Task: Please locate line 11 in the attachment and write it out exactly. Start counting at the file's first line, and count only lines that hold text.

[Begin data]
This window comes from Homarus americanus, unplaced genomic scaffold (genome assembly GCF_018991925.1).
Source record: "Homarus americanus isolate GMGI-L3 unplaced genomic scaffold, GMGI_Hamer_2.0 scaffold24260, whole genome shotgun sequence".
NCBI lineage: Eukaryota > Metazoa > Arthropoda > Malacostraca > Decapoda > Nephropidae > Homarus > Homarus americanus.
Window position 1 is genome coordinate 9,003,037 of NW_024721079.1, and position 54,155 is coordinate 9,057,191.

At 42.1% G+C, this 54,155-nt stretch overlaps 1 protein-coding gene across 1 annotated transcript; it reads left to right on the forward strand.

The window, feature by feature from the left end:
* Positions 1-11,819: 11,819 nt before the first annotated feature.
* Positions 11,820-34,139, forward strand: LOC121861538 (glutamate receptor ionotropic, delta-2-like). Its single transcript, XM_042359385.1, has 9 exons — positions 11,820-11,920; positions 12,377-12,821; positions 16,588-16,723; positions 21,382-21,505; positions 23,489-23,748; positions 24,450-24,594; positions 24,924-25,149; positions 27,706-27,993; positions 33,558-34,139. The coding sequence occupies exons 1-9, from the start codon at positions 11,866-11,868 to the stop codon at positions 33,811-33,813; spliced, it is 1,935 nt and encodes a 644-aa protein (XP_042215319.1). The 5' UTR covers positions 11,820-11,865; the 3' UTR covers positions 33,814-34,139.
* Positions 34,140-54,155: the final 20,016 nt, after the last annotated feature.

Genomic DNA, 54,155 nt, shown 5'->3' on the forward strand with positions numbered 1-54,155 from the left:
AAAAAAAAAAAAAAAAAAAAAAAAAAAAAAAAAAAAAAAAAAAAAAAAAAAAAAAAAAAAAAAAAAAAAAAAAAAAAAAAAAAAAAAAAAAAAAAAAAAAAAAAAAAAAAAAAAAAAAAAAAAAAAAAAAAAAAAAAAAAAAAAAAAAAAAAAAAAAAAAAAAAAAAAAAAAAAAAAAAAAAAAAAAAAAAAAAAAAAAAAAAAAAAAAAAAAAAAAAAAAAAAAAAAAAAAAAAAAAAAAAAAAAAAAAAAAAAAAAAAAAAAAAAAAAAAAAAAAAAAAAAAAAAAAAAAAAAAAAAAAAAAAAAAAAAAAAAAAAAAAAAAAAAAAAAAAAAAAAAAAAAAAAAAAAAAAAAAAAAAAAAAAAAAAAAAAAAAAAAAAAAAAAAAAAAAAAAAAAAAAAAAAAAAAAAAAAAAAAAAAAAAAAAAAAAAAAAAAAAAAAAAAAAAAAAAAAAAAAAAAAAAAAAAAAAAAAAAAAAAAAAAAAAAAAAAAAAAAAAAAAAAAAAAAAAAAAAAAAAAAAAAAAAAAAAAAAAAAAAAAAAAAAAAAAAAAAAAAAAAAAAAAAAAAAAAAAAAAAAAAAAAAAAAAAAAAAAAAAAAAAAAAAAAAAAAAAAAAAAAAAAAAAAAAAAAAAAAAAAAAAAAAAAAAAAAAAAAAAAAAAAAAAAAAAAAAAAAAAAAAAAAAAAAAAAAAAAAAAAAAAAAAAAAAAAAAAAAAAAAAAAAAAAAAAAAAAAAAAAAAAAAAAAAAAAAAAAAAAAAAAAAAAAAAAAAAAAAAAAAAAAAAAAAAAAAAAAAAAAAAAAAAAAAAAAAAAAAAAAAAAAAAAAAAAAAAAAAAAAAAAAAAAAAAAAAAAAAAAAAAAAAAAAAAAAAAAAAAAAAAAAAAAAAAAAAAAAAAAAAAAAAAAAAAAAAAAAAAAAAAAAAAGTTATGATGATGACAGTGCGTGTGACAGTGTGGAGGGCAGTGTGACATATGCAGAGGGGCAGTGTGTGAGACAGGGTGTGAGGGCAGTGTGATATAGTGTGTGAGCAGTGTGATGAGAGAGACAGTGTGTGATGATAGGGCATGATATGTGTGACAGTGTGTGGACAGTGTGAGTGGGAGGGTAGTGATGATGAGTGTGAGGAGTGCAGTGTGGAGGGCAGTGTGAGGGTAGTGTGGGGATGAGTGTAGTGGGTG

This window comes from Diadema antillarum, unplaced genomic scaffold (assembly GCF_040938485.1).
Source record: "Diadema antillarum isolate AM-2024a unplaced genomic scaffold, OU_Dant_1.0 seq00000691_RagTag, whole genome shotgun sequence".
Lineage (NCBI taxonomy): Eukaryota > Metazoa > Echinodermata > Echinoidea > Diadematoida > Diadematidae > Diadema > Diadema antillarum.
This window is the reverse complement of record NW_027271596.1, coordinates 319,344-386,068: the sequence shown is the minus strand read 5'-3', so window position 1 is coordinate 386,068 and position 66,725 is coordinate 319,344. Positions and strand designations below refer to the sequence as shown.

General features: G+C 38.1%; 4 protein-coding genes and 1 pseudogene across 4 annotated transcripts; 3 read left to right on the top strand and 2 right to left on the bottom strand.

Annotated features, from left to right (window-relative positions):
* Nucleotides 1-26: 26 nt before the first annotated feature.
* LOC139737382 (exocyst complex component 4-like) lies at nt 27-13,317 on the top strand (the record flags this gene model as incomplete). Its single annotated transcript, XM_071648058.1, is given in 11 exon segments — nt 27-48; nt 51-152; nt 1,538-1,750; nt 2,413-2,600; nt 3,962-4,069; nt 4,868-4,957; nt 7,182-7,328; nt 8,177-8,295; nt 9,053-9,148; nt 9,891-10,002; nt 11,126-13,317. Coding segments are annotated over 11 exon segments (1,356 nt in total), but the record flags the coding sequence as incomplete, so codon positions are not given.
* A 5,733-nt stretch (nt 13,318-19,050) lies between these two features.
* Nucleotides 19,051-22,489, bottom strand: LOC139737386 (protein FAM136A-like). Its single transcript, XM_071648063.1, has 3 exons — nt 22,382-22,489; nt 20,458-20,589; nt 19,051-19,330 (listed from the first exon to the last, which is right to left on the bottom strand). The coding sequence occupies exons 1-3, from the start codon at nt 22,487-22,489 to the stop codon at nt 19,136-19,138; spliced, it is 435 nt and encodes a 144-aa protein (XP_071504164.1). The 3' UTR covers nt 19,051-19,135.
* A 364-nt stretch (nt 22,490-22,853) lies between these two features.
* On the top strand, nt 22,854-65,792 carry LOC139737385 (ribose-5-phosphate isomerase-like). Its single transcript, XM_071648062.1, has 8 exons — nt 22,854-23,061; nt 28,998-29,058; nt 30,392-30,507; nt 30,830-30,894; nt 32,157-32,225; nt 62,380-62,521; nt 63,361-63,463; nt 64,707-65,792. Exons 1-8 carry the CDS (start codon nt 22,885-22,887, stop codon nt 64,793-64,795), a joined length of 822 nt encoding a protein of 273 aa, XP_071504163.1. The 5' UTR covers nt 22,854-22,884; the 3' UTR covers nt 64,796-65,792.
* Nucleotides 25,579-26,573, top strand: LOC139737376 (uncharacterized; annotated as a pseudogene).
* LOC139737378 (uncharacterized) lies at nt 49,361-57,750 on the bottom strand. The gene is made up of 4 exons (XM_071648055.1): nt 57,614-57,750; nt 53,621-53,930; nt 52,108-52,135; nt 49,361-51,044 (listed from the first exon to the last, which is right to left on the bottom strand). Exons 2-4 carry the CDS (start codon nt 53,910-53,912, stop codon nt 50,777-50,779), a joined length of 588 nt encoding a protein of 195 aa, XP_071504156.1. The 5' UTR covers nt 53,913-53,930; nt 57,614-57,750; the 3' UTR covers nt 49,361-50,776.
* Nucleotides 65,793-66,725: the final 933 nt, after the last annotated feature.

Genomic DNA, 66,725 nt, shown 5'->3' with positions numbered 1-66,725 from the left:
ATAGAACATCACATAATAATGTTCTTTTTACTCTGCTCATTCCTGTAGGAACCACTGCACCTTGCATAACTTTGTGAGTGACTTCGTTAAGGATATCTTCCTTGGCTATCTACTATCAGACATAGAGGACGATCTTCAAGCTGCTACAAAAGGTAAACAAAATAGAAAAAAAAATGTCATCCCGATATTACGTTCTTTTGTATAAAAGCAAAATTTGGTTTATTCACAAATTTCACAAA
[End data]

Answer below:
AAAAAAAAAAAAAAAAAAAAAAAAAAAAAAAAAAAAAAAAAAAAAAAAAAAAAAAAAAAAAAAAAAAAAAAAAAAAAAAAAAAAAAAAAAAAAAAAAAAAAAAAAAAAAAAAAAAAAAAAAAAAAAAAAAAAAAAAAAAAAAAAAAAAAAAAAAAAAAAAAAAAAAAAAAAAAAAAAAAAAAAAAAAAAAAAAAAAAAAAAAAAAAAAAAAAAAAAAAAAAAAAAAAAAAAAAAAAAAAAAAAAAAAAAAAAAAAAAAAAAAAAAAAAAAAAAAAAAAAAAAAAAAAAAAAAAAAAAAAAAAAAAAAAAAAAAAAAAAAAAAAAAAAAAAAAAAAAAAAAAAAAAAAAAAAAAAAAAAAAAAAAAAAAAAAAAAAAAAAAAAAAAAAAAAAAAAAAAAAAAAAAAAAAAAAAAAAAAAAAAAAAAAAAAAAAAAAAAAAAAAAAAAAAAAAAAAAAAAAAAAAAAAAAAAAAAAAAAAAAAAAAAAAAAAAAAAAAAAAAAAAAAAAAAAAAAAAAAAAAAAAAAAAAAAAAAAAAAAAAAAAAAAAAAAAAAAAAAAAAAAAAAAAAAAAAAAAAAAAAAAAAAAAAAAAAAAAAAAAAAAAAAAAAAAAAAAAAAAAAAAAAAAAAAAAAAAAAAAAAAAAAAAAAAAAAAAAAAAAAAAAAAAAAAAAAAAAAAAAAAAAAAAAAAAAAAAAAAAAAAAAAAAAAAAAAAAAAAAAAAAAAAAAAAAAAAAAAAAAAAAAAAAAAAAAAAAAAAAAAAAAAAAAAAAAAAAAAAAAAAAAAAAAAAAAAAAAAAAAAAAAAAAAAAAAAAAAAAAAAAAAAAAAAAAAAAAAAAAAAAAAAAAAAAAAAAAAAAAAAAAAAAAAAAAAAAAAAAAAAAAAAAAAAAAAAAAAAAAAAAAAAAAAAAAAAAAAAAAAAAAAAAGTTATGATGATGACAGTGCGTGTGACAGTGTGGAGGGCAGTGTGACATATGCAGAGGGGCAGTGTGTGAGACAGGGTGTGAGGGCAGTGTGATATAGTGTGTGAGCAGTGTGATGAGAGAGACAGTGTGTGATGATAGGGCATGATATGTGTGACAGTGTGTGGACAGTGTGAGTGGGAGGGTAGTGATGATGAGTGTGAGGAGTGCAGTGTGGAGGGCAGTGTGAGGGTAGTGTGGGGATGAGTGTAGTGGGTG